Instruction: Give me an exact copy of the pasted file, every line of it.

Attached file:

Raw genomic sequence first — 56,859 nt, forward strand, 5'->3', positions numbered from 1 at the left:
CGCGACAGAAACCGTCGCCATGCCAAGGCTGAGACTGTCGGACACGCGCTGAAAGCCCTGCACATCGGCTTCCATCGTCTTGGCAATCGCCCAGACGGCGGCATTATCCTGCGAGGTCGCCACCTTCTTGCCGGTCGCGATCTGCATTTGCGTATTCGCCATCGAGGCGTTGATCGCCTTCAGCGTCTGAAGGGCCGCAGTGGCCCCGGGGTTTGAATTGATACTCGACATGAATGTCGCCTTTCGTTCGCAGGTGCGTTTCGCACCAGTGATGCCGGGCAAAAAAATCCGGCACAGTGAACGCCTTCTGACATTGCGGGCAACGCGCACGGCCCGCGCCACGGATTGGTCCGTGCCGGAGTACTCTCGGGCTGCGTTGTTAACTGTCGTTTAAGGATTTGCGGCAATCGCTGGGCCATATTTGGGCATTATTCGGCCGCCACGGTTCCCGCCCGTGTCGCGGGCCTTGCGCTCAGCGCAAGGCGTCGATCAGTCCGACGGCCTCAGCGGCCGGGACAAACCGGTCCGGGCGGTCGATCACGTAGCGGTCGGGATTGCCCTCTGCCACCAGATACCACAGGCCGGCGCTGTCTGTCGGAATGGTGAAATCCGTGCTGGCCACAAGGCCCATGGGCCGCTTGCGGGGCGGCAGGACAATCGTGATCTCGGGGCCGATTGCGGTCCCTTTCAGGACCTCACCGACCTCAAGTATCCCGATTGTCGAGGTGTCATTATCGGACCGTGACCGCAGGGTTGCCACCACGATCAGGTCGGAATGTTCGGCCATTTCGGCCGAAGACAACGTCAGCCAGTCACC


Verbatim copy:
Raw genomic sequence first — 56,859 nt, forward strand, 5'->3', positions numbered from 1 at the left:
CGCGACAGAAACCGTCGCCATGCCAAGGCTGAGACTGTCGGACACGCGCTGAAAGCCCTGCACATCGGCTTCCATCGTCTTGGCAATCGCCCAGACGGCGGCATTATCCTGCGAGGTCGCCACCTTCTTGCCGGTCGCGATCTGCATTTGCGTATTCGCCATCGAGGCGTTGATCGCCTTCAGCGTCTGAAGGGCCGCAGTGGCCCCGGGGTTTGAATTGATACTCGACATGAATGTCGCCTTTCGTTCGCAGGTGCGTTTCGCACCAGTGATGCCGGGCAAAAAAATCCGGCACAGTGAACGCCTTCTGACATTGCGGGCAACGCGCACGGCCCGCGCCACGGATTGGTCCGTGCCGGAGTACTCTCGGGCTGCGTTGTTAACTGTCGTTTAAGGATTTGCGGCAATCGCTGGGCCATATTTGGGCATTATTCGGCCGCCACGGTTCCCGCCCGTGTCGCGGGCCTTGCGCTCAGCGCAAGGCGTCGATCAGTCCGACGGCCTCAGCGGCCGGGACAAACCGGTCCGGGCGGTCGATCACGTAGCGGTCGGGATTGCCCTCTGCCACCAGATACCACAGGCCGGCGCTGTCTGTCGGAATGGTGAAATCCGTGCTGGCCACAAGGCCCATGGGCCGCTTGCGGGGCGGCAGGACAATCGTGATCTCGGGGCCGATTGCGGTCCCTTTCAGGACCTCACCGACCTCAAGTATCCCGATTGTCGAGGTGTCATTATCGGACCGTGACCGCAGGGTTGCCACCACGATCAGGTCGGAATGTTCGGCCATTTCGGCCGAAGACAACGTCAGCCAGTCACC